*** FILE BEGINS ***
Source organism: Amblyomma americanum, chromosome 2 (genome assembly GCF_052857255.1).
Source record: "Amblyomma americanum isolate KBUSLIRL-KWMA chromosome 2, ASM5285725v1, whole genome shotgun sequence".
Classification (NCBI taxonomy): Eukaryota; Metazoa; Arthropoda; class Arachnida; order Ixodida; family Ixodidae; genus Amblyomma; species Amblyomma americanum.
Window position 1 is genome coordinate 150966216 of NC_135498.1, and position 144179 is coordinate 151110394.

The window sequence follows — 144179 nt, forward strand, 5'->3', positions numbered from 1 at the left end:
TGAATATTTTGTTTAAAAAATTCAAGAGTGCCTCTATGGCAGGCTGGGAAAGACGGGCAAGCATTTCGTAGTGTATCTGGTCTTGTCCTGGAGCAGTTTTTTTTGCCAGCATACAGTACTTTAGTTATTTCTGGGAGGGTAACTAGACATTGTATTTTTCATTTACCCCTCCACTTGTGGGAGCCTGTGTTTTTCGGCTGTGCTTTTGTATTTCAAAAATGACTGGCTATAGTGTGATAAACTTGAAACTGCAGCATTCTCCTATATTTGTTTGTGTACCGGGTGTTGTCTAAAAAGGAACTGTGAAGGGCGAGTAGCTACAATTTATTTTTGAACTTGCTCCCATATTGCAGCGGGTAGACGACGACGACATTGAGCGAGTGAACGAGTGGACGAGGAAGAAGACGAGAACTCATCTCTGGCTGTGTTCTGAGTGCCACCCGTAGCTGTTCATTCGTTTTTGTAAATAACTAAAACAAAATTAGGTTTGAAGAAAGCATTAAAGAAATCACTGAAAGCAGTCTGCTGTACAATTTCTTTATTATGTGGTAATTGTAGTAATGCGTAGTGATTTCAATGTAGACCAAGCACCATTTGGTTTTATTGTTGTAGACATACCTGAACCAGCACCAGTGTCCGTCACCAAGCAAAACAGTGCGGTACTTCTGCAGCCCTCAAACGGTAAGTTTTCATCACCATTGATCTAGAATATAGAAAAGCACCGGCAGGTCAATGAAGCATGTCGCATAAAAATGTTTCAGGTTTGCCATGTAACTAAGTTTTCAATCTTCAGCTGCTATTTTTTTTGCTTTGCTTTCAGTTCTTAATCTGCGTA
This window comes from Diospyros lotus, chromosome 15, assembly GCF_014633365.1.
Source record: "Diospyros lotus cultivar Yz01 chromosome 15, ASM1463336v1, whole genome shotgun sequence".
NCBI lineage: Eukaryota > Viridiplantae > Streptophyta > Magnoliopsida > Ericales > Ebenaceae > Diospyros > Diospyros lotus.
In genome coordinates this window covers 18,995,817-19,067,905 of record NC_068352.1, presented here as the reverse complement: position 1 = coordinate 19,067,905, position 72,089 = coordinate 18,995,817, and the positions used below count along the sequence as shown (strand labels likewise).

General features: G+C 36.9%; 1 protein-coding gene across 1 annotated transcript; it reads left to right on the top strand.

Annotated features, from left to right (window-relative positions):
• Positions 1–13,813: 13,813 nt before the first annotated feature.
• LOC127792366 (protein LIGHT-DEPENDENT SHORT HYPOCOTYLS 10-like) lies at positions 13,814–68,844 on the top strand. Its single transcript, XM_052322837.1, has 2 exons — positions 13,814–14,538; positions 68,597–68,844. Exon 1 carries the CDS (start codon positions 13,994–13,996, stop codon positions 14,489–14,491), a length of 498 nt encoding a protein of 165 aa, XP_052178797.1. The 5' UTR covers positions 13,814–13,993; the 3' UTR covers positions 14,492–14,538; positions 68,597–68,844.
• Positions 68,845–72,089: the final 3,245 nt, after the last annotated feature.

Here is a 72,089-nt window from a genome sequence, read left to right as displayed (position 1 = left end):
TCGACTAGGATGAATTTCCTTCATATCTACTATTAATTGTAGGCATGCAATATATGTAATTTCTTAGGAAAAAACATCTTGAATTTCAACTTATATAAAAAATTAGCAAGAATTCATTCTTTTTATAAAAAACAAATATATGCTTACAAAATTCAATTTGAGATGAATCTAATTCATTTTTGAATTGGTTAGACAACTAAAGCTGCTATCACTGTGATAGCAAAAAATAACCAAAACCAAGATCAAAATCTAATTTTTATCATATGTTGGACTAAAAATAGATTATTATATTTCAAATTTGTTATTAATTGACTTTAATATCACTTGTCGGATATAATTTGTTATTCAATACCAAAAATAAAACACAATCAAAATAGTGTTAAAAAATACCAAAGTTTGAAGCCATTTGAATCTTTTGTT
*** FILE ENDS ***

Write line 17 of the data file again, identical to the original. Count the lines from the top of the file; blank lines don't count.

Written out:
TCGACTAGGATGAATTTCCTTCATATCTACTATTAATTGTAGGCATGCAATATATGTAATTTCTTAGGAAAAAACATCTTGAATTTCAACTTATATAAAAAATTAGCAAGAATTCATTCTTTTTATAAAAAACAAATATATGCTTACAAAATTCAATTTGAGATGAATCTAATTCATTTTTGAATTGGTTAGACAACTAAAGCTGCTATCACTGTGATAGCAAAAAATAACCAAAACCAAGATCAAAATCTAATTTTTATCATATGTTGGACTAAAAATAGATTATTATATTTCAAATTTGTTATTAATTGACTTTAATATCACTTGTCGGATATAATTTGTTATTCAATACCAAAAATAAAACACAATCAAAATAGTGTTAAAAAATACCAAAGTTTGAAGCCATTTGAATCTTTTGTT